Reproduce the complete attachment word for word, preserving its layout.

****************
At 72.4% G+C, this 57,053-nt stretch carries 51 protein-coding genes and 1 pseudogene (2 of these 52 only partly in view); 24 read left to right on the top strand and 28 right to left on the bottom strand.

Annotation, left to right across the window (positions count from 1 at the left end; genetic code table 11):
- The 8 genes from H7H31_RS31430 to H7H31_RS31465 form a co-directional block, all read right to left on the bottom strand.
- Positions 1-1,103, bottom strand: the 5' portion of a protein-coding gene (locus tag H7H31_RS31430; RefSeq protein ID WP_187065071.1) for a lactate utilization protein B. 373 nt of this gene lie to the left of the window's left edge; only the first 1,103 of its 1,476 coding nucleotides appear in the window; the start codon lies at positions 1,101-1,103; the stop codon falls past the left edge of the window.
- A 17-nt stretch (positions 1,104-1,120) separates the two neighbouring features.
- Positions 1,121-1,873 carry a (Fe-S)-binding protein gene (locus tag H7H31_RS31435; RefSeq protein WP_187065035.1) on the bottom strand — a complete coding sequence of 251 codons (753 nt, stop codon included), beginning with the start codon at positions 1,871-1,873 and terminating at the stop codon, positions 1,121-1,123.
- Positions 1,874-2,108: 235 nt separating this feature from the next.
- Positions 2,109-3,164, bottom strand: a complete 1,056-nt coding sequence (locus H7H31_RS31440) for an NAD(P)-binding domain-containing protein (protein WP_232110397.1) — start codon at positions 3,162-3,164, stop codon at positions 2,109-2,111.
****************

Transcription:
At 72.4% G+C, this 57,053-nt stretch carries 51 protein-coding genes and 1 pseudogene (2 of these 52 only partly in view); 24 read left to right on the top strand and 28 right to left on the bottom strand.

Annotation, left to right across the window (positions count from 1 at the left end; genetic code table 11):
- The 8 genes from H7H31_RS31430 to H7H31_RS31465 form a co-directional block, all read right to left on the bottom strand.
- Positions 1-1,103, bottom strand: the 5' portion of a protein-coding gene (locus tag H7H31_RS31430; RefSeq protein ID WP_187065071.1) for a lactate utilization protein B. 373 nt of this gene lie to the left of the window's left edge; only the first 1,103 of its 1,476 coding nucleotides appear in the window; the start codon lies at positions 1,101-1,103; the stop codon falls past the left edge of the window.
- A 17-nt stretch (positions 1,104-1,120) separates the two neighbouring features.
- Positions 1,121-1,873 carry a (Fe-S)-binding protein gene (locus tag H7H31_RS31435; RefSeq protein WP_187065035.1) on the bottom strand — a complete coding sequence of 251 codons (753 nt, stop codon included), beginning with the start codon at positions 1,871-1,873 and terminating at the stop codon, positions 1,121-1,123.
- Positions 1,874-2,108: 235 nt separating this feature from the next.
- Positions 2,109-3,164, bottom strand: a complete 1,056-nt coding sequence (locus H7H31_RS31440) for an NAD(P)-binding domain-containing protein (protein WP_232110397.1) — start codon at positions 3,162-3,164, stop codon at positions 2,109-2,111.